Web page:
Occupancy Rights Certificate Can't Be Issued After Grant Of Ownership Certificate U/s. 38-E of AP Tenancy and Agricultural Lands Act: Supreme Court Reiterates
A Division Bench of the Supreme Court comprising of Justice Hemant Gupta and Justice V. Ramasubramanian relied upon the dicta in Thota Sridhar Reddy and Ors. vs. Mandala Ramulamma and Others, 2021 SCC OnLine SC 851 to hold that there could not be any occupancy rights certificate as the petitioner was divested of the ownership by virtue of the grant of ownership certificate under Section 38E of the Andhra Pradesh (Telangana Area) Tenancy and Agricultural Lands Act, 1950.
Mr. Shyam Divan, Senior Advocate appeared on behalf of the petitioner while Mr. D. Ramakrishna Reddy, Advocate advanced submissions on behalf of the respondent.
The respondent had filed a suit seeking declaration to the effect that he was the absolute owner in possession and enjoyment of the suit property; that the gift settlement deed executed in favour of the petitioner was null and void; and seeking a permanent injunction restraining the petitioner from interfering with his possession and enjoyment of the suit property.
The respondent also moved an application, during the pendency of the suit, seeking an interim injunction. The Trial Court dismissed the application. The respondent filed an appeal. The Telangana High Court allowed the appeal and an interim injunction was granted pending disposal of the suit. Hence, the appeal before the Supreme Court.
Analysis of the Court: -
The respondent had filed the sale deed in his favour as also in favour of his vendor. The petitioner had filed the gift settlement deed, on the basis of which, he was claiming rights in the suit property.
The High Court had reversed the order of the Trial Court and pointed out that the vendor of the respondent was issued a certificate under Exhibit P-21 under Section 38-E of the Act; that the certificate was proof enough to show the passing of title in favour of the predecessor of the respondent, i.e., the vendor; that the Record of Rights showed, prima facie, that respondent was in possession of the suit property when the suit was instituted; and therefore, the person in possession was to be granted an interim order.
The High Court observed that the person under whose name the petitioner was claiming title, could not have acquired any right after the issuance of the certificate under Section 38-E of the Act in favour of the vendor of the respondent.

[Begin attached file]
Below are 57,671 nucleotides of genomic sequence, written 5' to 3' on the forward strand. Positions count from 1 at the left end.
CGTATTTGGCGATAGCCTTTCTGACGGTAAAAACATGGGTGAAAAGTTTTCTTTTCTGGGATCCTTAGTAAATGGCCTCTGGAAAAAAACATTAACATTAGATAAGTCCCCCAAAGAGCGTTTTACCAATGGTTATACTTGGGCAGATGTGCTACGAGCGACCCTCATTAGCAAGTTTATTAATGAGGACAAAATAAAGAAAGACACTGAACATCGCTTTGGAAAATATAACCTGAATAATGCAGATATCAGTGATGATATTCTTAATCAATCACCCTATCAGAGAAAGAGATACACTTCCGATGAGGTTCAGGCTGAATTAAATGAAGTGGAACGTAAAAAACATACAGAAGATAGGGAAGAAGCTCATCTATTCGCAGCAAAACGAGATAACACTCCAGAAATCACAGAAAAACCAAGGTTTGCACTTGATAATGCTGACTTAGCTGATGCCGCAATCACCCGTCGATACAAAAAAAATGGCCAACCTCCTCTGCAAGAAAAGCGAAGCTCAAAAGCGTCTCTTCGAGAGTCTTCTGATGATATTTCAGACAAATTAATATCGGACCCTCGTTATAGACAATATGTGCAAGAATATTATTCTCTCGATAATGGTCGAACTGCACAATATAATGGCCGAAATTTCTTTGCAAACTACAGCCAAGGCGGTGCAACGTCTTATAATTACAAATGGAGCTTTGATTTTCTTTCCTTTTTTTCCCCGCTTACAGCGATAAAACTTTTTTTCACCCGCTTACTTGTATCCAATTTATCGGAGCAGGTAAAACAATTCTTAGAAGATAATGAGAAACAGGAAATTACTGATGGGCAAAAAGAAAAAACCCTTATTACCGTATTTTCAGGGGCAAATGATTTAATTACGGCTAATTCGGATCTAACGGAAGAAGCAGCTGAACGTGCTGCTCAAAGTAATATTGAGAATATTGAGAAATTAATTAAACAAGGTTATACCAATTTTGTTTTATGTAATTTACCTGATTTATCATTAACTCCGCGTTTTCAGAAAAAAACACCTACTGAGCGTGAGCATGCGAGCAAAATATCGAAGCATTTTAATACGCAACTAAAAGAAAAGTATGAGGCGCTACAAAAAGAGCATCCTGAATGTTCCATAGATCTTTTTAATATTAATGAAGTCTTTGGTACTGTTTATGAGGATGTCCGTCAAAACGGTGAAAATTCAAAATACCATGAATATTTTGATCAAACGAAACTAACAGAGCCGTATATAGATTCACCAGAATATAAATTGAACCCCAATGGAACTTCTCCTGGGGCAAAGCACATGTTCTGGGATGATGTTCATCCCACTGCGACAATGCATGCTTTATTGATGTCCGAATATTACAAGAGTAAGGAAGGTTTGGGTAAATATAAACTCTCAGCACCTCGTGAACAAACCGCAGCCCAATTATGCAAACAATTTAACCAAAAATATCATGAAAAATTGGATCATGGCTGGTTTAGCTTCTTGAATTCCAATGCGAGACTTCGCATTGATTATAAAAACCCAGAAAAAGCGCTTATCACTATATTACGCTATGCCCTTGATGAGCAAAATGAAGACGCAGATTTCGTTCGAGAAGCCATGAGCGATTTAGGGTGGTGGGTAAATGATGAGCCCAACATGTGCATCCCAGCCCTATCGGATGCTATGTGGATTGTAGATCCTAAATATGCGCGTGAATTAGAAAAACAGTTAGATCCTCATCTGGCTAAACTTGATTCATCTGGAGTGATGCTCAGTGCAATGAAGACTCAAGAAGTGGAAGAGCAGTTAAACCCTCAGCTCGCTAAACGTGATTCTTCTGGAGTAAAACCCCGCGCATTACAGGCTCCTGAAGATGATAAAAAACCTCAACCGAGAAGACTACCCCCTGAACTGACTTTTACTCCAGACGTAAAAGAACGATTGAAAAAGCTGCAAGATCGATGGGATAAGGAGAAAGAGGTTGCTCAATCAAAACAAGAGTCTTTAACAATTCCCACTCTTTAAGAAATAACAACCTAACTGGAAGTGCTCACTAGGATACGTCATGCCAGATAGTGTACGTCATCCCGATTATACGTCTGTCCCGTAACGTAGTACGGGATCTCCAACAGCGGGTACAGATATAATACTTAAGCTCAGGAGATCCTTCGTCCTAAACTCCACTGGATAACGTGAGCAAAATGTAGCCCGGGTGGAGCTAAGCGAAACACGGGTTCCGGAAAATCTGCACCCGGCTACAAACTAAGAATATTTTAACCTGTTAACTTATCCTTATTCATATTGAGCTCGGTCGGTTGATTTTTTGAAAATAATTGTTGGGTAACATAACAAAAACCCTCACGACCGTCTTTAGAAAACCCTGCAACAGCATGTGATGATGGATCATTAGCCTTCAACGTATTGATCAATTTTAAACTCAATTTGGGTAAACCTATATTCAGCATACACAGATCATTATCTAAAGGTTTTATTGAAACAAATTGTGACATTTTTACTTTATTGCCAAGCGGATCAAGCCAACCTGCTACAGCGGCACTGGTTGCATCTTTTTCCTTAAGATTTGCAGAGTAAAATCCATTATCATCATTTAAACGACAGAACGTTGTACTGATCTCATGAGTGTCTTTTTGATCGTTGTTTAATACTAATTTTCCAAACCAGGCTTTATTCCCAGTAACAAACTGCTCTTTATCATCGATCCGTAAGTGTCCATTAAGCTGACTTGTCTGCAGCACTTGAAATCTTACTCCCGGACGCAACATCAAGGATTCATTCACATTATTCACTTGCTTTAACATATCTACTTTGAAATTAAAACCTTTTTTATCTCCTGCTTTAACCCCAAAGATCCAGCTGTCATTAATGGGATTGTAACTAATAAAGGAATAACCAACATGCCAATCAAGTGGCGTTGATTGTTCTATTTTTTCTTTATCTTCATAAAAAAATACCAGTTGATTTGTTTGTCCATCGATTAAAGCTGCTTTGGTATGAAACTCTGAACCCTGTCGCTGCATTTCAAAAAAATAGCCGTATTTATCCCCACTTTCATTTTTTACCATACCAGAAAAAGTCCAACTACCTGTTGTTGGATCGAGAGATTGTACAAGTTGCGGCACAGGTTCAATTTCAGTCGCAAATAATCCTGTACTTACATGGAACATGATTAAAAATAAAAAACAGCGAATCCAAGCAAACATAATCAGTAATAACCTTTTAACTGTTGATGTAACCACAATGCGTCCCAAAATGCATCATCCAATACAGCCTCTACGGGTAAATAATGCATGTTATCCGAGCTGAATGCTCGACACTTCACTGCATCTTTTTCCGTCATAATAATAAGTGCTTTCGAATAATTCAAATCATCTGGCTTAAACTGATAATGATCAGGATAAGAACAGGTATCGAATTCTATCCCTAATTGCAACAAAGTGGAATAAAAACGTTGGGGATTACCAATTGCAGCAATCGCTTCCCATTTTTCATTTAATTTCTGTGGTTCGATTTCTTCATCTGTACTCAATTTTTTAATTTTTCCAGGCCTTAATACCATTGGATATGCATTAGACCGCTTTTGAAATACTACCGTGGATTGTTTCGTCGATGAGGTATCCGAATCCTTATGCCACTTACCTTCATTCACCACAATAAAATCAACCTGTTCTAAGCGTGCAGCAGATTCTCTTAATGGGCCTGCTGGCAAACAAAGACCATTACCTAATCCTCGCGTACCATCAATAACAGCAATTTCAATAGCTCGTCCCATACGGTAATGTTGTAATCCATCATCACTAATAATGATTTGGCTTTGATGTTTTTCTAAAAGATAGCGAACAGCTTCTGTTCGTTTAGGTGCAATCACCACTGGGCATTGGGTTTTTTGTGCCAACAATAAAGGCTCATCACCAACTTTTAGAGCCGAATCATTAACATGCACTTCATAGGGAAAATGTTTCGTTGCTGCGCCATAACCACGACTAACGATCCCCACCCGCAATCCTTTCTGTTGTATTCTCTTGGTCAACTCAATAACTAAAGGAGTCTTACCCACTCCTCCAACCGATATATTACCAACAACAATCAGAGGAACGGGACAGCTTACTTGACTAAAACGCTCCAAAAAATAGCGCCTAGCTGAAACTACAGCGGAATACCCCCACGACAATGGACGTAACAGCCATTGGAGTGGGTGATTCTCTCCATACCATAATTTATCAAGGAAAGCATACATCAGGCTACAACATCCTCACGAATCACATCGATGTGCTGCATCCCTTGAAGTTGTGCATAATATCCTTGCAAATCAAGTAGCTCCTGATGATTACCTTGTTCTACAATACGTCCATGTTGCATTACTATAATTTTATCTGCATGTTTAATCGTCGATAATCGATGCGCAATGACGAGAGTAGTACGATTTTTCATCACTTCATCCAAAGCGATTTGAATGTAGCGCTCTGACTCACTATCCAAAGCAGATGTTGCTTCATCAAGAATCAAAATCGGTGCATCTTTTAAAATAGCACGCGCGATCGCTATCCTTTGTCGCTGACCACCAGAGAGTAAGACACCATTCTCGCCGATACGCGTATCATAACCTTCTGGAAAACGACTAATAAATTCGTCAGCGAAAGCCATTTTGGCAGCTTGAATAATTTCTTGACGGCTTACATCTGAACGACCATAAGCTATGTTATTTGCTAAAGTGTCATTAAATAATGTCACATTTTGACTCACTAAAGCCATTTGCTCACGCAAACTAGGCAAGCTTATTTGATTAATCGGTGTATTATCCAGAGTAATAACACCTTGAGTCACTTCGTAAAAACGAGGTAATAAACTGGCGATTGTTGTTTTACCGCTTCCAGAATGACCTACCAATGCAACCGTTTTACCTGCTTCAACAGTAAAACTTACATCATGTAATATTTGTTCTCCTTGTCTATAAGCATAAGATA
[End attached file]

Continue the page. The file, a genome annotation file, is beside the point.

Another argument before the Court was that the vendor of the respondent had filed a suit which was dismissed as not pressed. The Supreme Court while issuing notice was prima facie impressed with the argument that withdrawal of the prior suit by the vendor of the respondent would have a serious bearing upon the prayer for interim injunction in the present suit.
On this score, it was contended by the petitioner that respondent was a purchaser pendente lite and when his suit is barred by law, interim injunction was not warranted. The Supreme Court was not impressed with this submission. The Court approved the reasoning of the High Court and held that previous proceeding will not be an impediment in the way of the respondent filing the instant suit.
On the question concerning Section 38-E of the Act, the Court relied upon Thota Sridhar Reddy's case and observed as follows.
"Paragraph 48 of the said decision which reads as follows actually supports the view taken by the High Court in paragraph 49 of the impugned order.
"The appeals allegedly filed by the protected tenant against the grant of occupancy rights certificate and subsequently being withdrawn is wholly inconsequential as after the grant of ownership certificate in terms of Section 38E of the Tenancy Act, the protected tenants are deemed to be owners. Once the protected tenants are deemed to be owners, there could not be any occupancy rights certificate as the purchasers were divested of their ownership by virtue of the grant of ownership certificate under Section 38E of the Tenancy Act. Such certificate was also not disputed by the purchasers. Therefore, title of the protected tenants is complete and the ownership unambiguously vests with them."
The Court, thus, came to the conclusion that the order of the High Court does not warrant any interference under Article 136 and hence, the SLP was dismissed.